How is St Edmund’s Day being marked this year?
PUBLISHED: 16:30 12 November 2020 | UPDATED: 12:07 13 November 2020
The day Bury St Edmunds commemorates its namesake, the original Patron Saint of England, happens to fall during the second national lockdown.
Saint Edmund’s Day on November 20 is a chance for businesses and residents to show their support for the saint, as well as raising his profile and that of the town.
According to the legend, after Edmund was killed by Danish invaders on November 20, 869, a wolf guarded his severed head until it could be reunited with his body.
In light of the current coronavirus restrictions, how will the feast day of St Edmund - the patron saint of pandemics - be marked this year?
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As a consequence of the Christmas lights switch-on event being cancelled, the first day the lights will be illuminated will be St Edmund’s Day as a joint celebration of Christmas and the saint.
Businesses are being encouraged to ‘fly the flag’ for St Edmund by displaying bunting and flags bearing the crown and arrows motif of the county’s own saint, who ruled East Anglia from AD 855 to 869.
Mark Cordell, chief executive of the town’s BID, which organises the lights switch-on event, said in a year of “very little to celebrate it would be good if we could put on a bit of a visual performance by demonstrating our support for St Edmund and our town!”
He said: “Obviously it will be less of an event than it might have been with so many of the businesses closed. We still want to celebrate the town’s namesake.”
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The BID has previously provided many businesses with St Edmund bunting and flags and they are asked to display them during the whole of the week starting November 16, either outside or in the window.
If businesses need flags or bunting get in contact with the BID. They will be given on a ‘first come, first served’ basis.
Traditionally, special ales are brewed in recognition of the saint, but this year Moriarty’s in Whiting Street is launching a St Edmund’s Day cocktail for take-out. Details are being finalised.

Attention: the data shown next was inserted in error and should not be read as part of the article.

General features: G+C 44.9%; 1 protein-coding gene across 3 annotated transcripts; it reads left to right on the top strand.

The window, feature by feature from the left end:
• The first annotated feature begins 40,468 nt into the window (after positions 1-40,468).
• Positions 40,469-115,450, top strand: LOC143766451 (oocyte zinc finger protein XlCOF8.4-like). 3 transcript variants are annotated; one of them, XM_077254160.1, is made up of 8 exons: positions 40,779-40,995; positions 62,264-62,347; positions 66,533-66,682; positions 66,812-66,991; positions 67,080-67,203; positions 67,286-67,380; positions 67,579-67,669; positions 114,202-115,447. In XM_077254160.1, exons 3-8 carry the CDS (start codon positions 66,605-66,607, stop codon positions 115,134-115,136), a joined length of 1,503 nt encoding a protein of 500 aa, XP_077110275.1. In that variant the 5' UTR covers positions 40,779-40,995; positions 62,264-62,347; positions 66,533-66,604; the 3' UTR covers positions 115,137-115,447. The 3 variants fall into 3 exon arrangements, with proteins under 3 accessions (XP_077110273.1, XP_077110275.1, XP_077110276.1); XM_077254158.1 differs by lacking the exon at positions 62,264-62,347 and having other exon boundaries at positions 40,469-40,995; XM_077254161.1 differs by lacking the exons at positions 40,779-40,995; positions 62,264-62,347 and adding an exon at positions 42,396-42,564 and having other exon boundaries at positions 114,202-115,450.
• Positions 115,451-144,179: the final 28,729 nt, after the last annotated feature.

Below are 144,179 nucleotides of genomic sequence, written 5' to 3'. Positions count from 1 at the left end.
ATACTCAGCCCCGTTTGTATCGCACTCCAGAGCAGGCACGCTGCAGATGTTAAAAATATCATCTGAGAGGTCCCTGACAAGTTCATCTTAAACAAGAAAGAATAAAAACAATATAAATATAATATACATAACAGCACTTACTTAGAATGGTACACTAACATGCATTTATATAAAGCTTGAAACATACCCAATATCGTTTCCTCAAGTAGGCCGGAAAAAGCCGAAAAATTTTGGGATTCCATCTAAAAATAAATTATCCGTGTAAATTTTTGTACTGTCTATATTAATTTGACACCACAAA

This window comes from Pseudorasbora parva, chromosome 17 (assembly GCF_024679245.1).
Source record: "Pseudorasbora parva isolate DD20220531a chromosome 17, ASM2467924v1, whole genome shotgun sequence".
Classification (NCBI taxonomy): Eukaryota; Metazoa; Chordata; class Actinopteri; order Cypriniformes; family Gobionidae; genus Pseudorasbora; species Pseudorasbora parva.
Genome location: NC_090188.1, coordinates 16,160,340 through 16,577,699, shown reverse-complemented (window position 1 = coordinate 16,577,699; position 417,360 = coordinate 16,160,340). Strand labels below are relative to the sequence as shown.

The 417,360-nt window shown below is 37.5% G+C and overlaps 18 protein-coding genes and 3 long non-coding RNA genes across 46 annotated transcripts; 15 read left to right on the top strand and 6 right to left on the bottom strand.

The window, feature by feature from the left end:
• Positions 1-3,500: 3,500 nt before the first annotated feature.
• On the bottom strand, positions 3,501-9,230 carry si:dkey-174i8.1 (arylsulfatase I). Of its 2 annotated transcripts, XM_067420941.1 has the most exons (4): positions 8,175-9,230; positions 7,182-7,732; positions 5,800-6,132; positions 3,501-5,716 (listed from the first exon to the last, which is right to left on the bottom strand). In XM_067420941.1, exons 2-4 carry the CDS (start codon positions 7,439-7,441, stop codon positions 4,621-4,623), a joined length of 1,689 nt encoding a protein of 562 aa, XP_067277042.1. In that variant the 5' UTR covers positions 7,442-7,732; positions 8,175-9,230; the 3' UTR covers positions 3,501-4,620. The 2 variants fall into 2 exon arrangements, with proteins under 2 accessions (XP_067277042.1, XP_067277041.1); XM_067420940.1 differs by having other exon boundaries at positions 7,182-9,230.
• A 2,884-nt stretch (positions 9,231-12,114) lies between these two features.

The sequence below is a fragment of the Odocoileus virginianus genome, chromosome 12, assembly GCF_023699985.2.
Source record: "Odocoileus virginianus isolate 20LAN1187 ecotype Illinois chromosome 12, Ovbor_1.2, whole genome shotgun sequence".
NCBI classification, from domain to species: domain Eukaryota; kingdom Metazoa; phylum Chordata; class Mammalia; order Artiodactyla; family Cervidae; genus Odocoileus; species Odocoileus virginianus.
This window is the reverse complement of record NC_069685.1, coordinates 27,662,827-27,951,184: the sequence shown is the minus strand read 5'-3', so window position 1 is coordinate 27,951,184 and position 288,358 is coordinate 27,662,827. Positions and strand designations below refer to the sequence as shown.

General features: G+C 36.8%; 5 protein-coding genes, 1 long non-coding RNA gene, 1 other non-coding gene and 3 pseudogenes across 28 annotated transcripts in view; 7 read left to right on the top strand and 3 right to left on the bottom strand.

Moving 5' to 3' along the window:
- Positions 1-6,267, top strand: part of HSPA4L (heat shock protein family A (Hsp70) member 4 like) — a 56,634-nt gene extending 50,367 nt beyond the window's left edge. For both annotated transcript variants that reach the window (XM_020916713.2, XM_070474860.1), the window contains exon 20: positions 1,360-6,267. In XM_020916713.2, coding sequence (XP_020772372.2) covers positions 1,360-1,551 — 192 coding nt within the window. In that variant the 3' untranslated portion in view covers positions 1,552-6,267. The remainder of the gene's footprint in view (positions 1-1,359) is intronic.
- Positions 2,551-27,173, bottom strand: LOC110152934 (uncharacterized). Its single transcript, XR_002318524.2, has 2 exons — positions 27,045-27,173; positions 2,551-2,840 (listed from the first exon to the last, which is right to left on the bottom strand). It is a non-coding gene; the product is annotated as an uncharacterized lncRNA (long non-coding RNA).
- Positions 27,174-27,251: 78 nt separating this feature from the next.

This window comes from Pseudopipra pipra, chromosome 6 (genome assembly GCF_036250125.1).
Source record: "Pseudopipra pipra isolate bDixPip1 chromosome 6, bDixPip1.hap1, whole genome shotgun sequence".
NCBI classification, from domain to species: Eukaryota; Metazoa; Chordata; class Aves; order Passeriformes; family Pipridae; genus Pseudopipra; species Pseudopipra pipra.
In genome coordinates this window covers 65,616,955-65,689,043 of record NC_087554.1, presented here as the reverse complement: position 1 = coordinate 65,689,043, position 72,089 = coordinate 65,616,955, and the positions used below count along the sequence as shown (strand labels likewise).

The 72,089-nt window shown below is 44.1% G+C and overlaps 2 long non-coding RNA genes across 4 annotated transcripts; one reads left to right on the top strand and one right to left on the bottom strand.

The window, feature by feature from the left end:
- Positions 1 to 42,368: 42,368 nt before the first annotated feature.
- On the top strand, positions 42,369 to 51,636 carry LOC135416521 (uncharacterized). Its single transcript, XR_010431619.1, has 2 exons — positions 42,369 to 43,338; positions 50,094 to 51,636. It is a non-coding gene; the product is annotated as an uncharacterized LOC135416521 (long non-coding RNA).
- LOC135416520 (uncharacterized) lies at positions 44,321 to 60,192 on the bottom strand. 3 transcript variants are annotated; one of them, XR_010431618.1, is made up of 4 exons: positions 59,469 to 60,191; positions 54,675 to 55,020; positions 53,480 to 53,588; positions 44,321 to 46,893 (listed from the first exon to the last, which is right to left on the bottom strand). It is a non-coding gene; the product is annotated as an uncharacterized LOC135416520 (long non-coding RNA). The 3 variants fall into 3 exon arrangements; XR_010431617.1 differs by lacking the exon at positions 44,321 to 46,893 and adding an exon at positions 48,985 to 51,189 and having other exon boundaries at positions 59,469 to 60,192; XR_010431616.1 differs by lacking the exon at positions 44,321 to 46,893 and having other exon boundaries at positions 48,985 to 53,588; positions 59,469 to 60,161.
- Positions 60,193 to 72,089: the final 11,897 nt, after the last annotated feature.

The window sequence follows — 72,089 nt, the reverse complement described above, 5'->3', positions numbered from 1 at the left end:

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St Edmundsbury Cathedral is also helping people mark the occasion by organising a LEGO competition to build a model of St Edmund.
It is split into three age categories - four to seven, seven to 11 and 12 and over (including adults) - and any number of bricks can be used.
Once completed, entrants are requested to complete an entry form and send this with up to three photos of their model to email@example.com
The deadline for entries is 5pm on Thursday, November 19, and the winner will be announced on St Edmund’s Day.
Sarah Friswell, cathedral PR, visits and volunteer manager, said: “We really want to encourage people to celebrate St Edmund’s Day in whatever ways we can this year. We hope that the competition gives a chance to be creative and have some fun and to think about St Edmund and his importance to this town and county.”
The prize for the overall winner is a LEGO model kit of St Edmund’s wolf. There will be an individual prize in each age category too. For more information and the entry form see here.
The cathedral is in the middle of a project to build a model of the cathedral from LEGO bricks. To date 82,000 bricks have been added thanks to visitors donating £1 per brick.
Model building has had to halt during the pandemic but entrants to the competition are encouraged to make a donation, which will be turned into bricks to help the cathedral model grow, even in lockdown.
Mayor of Bury St Edmunds Peter Thompson said it was “disappointing” that an event to mark St Edmund’s Day at the Guildhall - where the town council offices are - cannot go ahead.
“Traditionally St Edmund’s Day is quite a low key event,” he said. “You see the fuss made about St Patrick’s Day. In future years I would like to see St Edmund’s Day celebrated like St Patrick’s Day.”
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